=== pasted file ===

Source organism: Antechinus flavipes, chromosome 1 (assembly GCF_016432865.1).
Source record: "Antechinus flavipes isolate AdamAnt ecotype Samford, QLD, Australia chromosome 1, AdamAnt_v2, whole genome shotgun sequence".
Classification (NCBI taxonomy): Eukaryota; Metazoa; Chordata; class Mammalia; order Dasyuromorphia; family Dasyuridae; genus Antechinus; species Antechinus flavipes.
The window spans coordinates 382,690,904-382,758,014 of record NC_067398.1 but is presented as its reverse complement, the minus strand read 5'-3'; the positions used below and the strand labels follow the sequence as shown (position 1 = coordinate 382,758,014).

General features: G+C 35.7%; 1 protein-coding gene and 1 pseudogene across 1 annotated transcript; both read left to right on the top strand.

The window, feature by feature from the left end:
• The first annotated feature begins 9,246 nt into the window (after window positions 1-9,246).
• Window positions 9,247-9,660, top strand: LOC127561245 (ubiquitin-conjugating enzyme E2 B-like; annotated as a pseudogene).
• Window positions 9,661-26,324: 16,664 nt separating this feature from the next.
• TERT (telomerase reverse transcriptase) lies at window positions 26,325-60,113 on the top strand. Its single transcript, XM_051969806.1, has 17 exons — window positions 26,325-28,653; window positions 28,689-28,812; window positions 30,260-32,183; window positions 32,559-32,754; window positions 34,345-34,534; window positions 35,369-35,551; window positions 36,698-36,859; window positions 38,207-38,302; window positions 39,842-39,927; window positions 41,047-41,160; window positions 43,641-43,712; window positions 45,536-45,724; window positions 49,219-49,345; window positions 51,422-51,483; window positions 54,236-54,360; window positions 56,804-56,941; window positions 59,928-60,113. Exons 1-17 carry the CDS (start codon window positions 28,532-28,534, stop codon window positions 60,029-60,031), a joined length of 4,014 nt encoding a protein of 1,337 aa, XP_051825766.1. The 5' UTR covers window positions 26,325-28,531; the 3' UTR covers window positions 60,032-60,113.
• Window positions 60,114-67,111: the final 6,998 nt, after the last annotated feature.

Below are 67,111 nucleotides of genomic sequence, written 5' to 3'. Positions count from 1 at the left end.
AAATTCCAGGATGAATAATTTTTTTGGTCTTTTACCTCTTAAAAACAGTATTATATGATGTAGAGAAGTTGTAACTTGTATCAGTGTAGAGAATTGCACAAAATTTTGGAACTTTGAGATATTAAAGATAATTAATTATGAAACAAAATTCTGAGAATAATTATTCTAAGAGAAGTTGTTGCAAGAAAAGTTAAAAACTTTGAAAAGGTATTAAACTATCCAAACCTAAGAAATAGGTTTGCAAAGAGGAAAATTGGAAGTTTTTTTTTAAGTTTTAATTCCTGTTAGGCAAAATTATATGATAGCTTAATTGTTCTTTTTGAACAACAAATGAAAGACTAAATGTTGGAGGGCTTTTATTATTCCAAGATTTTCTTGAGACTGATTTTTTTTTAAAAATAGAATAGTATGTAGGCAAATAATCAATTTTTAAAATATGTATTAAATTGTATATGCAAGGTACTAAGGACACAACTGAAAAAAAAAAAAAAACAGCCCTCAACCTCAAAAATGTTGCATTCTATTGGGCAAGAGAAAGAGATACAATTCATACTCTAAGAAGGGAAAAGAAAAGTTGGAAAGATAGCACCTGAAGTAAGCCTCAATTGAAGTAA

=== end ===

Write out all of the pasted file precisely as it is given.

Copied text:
Source organism: Antechinus flavipes, chromosome 1 (assembly GCF_016432865.1).
Source record: "Antechinus flavipes isolate AdamAnt ecotype Samford, QLD, Australia chromosome 1, AdamAnt_v2, whole genome shotgun sequence".
Classification (NCBI taxonomy): Eukaryota; Metazoa; Chordata; class Mammalia; order Dasyuromorphia; family Dasyuridae; genus Antechinus; species Antechinus flavipes.
The window spans coordinates 382,690,904-382,758,014 of record NC_067398.1 but is presented as its reverse complement, the minus strand read 5'-3'; the positions used below and the strand labels follow the sequence as shown (position 1 = coordinate 382,758,014).

General features: G+C 35.7%; 1 protein-coding gene and 1 pseudogene across 1 annotated transcript; both read left to right on the top strand.

The window, feature by feature from the left end:
• The first annotated feature begins 9,246 nt into the window (after window positions 1-9,246).
• Window positions 9,247-9,660, top strand: LOC127561245 (ubiquitin-conjugating enzyme E2 B-like; annotated as a pseudogene).
• Window positions 9,661-26,324: 16,664 nt separating this feature from the next.
• TERT (telomerase reverse transcriptase) lies at window positions 26,325-60,113 on the top strand. Its single transcript, XM_051969806.1, has 17 exons — window positions 26,325-28,653; window positions 28,689-28,812; window positions 30,260-32,183; window positions 32,559-32,754; window positions 34,345-34,534; window positions 35,369-35,551; window positions 36,698-36,859; window positions 38,207-38,302; window positions 39,842-39,927; window positions 41,047-41,160; window positions 43,641-43,712; window positions 45,536-45,724; window positions 49,219-49,345; window positions 51,422-51,483; window positions 54,236-54,360; window positions 56,804-56,941; window positions 59,928-60,113. Exons 1-17 carry the CDS (start codon window positions 28,532-28,534, stop codon window positions 60,029-60,031), a joined length of 4,014 nt encoding a protein of 1,337 aa, XP_051825766.1. The 5' UTR covers window positions 26,325-28,531; the 3' UTR covers window positions 60,032-60,113.
• Window positions 60,114-67,111: the final 6,998 nt, after the last annotated feature.

Below are 67,111 nucleotides of genomic sequence, written 5' to 3'. Positions count from 1 at the left end.
AAATTCCAGGATGAATAATTTTTTTGGTCTTTTACCTCTTAAAAACAGTATTATATGATGTAGAGAAGTTGTAACTTGTATCAGTGTAGAGAATTGCACAAAATTTTGGAACTTTGAGATATTAAAGATAATTAATTATGAAACAAAATTCTGAGAATAATTATTCTAAGAGAAGTTGTTGCAAGAAAAGTTAAAAACTTTGAAAAGGTATTAAACTATCCAAACCTAAGAAATAGGTTTGCAAAGAGGAAAATTGGAAGTTTTTTTTTAAGTTTTAATTCCTGTTAGGCAAAATTATATGATAGCTTAATTGTTCTTTTTGAACAACAAATGAAAGACTAAATGTTGGAGGGCTTTTATTATTCCAAGATTTTCTTGAGACTGATTTTTTTTTAAAAATAGAATAGTATGTAGGCAAATAATCAATTTTTAAAATATGTATTAAATTGTATATGCAAGGTACTAAGGACACAACTGAAAAAAAAAAAAAAACAGCCCTCAACCTCAAAAATGTTGCATTCTATTGGGCAAGAGAAAGAGATACAATTCATACTCTAAGAAGGGAAAAGAAAAGTTGGAAAGATAGCACCTGAAGTAAGCCTCAATTGAAGTAA